AKA: Constipation
Looks like: Dirt, clay, or pebbles
Hard, pellet-like stools could mean your baby is constipated.
What does it mean?
Occasional constipation is normal, especially with formula-fed babies, and when your baby transitions to solid
foods. It could be a sign that your baby is not getting enough fluid or that he is losing too much fluid from the
heat, illness, or a fever. Occasional blood streaking on the surface of the stool can result when hard stools make
tiny tears in the soft tissues around the anus.
What should I do?
For constipation in a very young baby, consult your health care professional, who might recommend giving your
baby small amounts of extra water. Give older babies plenty to drink. Consider adding 1 to 2 ounces of prune
or pear juice to your baby’s diet. If your baby is eating solids, offer foods that are higher in fiber, such as fruit,
vegetables, and whole grains, and add puréed prunes to your baby’s cereal. Check with your baby’s doctor
about altering your baby’s diet or using juices.
Watery, brown, and loose baby poop
AKA: Diarrhea
Looks like: Watery with chunks
Frequent, loud, and loose stools could be diarrhea.
What does it mean?
The occasional loose baby stool is no cause for alarm. But if it occurs regularly for two days or more, it could
be diarrhea. Diarrhea in babies can cause dehydration, and also might be a sign of infection. Usually these
infections are not dangerous, but the dehydration that can result from losing too much fluid in these stools is a
concern.
What should I do?
Call your health care provider if the problem persists for more than two days. The younger the baby, and the
more frequent the diarrhea, the greater the concern for dehydration. Do not give your baby anti-diarrhea
medication unless advised by your health care professional. Your health care provider might advise giving
your baby an oral electrolyte solution, such as Pedialyte®, to help prevent dehydration.
©2012 Abbott Laboratories
83892/April 2012
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Red-streaked baby poop
AKA: Bloody stool
Looks like: A hard stool streaked with blood or mucus
Bright red blood on a baby stool could indicate that your baby has small tears,
or rectal fissures, around the anus.
What does it mean?
Often the stools of constipated babies are streaked with red from rectal fissures, small cracks in the anus
caused by pushing. You also might see streaks of mucus on the baby poop.
What should I do?
If your baby’s doctor confirms the bleeding is from a fissure, there is little cause for concern. Usually, once the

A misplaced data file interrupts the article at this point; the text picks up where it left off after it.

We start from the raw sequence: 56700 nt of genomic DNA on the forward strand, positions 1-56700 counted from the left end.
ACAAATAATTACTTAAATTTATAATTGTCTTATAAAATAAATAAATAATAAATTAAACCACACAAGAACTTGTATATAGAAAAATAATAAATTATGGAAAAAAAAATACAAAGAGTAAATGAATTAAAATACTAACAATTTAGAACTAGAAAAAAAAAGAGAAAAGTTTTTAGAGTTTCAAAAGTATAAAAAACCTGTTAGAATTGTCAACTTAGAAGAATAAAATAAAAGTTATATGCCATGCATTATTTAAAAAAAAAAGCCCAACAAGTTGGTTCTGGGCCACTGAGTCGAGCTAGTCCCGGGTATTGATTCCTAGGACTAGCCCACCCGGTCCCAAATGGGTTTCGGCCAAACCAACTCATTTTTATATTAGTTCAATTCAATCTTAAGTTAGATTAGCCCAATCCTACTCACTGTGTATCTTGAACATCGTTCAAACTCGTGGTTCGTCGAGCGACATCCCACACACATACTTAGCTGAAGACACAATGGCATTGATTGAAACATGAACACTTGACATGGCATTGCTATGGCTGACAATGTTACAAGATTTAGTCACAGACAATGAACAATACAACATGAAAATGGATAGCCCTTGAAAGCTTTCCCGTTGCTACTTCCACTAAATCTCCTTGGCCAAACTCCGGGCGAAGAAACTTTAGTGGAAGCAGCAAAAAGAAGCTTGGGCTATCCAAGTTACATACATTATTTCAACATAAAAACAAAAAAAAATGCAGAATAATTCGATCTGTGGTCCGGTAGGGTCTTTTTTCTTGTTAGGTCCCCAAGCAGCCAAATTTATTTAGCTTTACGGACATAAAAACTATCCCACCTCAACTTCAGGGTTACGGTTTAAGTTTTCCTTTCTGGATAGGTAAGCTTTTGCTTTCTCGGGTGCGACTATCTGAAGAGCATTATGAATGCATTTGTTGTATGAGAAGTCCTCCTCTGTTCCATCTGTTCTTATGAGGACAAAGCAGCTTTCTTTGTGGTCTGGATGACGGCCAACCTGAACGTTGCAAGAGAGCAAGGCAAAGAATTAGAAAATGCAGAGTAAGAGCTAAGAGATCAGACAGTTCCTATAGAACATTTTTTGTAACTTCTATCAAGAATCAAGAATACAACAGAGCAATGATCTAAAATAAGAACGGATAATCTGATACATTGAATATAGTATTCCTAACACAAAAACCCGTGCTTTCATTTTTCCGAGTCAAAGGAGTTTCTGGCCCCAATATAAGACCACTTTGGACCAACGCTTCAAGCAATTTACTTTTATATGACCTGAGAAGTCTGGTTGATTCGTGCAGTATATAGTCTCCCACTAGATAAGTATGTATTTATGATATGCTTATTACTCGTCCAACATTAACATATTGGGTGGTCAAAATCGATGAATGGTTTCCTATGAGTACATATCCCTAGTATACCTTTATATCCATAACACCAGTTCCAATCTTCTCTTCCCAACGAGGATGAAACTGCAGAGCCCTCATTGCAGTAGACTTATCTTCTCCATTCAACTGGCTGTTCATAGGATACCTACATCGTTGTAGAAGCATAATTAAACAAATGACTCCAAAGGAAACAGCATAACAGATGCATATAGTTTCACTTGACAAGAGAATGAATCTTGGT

constipation has resolved, the bleeding stops. If there is a large amount of blood (more than a few drops) or if
the bleeding does not resolve with the softening of the stools, check with your doctor.
Black baby poop
AKA: Melena
Looks like: Black, thick, or tarry stool
Melena is a thick black stool that could contain blood that entered in the
upper GI tract.
What does it mean?
A black baby stool might contain blood that entered the intestines in the upper portion of the digestive system.
What should I do?
If your baby has black poop that is not meconium (which passes during the first few days of life), call your health
care professional immediately.
Chalky and white baby poop
AKA: Abnormal stool
Looks like: Pale, colorless, or white stool
A chalky white baby stool could be a sign of a lack of bile, which normally
turns a stool brown.
What does it mean?
A white stool might be a sign of a liver or gallbladder problem. Bile is a digestive fluid made in the liver and
stored in the gallbladder. Your baby’s stool gets its normal color from the bile as it is excreted during digestion. If
your baby’s liver doesn’t produce bile, or if the bile is obstructed, his stool will be white.
What should I do?
A white stool is very rare, but if your baby’s poop is white, call your health care professional right away.
©2012 Abbott Laboratories
83892/April 2012
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Every baby reacts to feeding differently. If you continue to have questions, it’s important to contact your doctor.
Feeding Expert is also available to help.
Contact your health care professional right away for:
• Blood or mucus in stools
• Fever
• Vomiting
• Irritability
• Refusal to eat
• Decreased or dark-colored urine
• Decreased activity
The information in this guide was derived from the following:
Abbott Nutrition. Parents Guide to Infant Stools. March 2009.
McGrail A, Metland D, Murray L, et al. The BabyCenter Essential Guide to Your Baby’s First Year. July 2007.
Nathanson LW. The Portable Pediatrician. September 2002.
Popsicle® and Froot Loops® are not registered trademarks of Abbott Laboratories.
©2012 Abbott Laboratories
83892/April 2012
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*Lactation specialists provided by third party.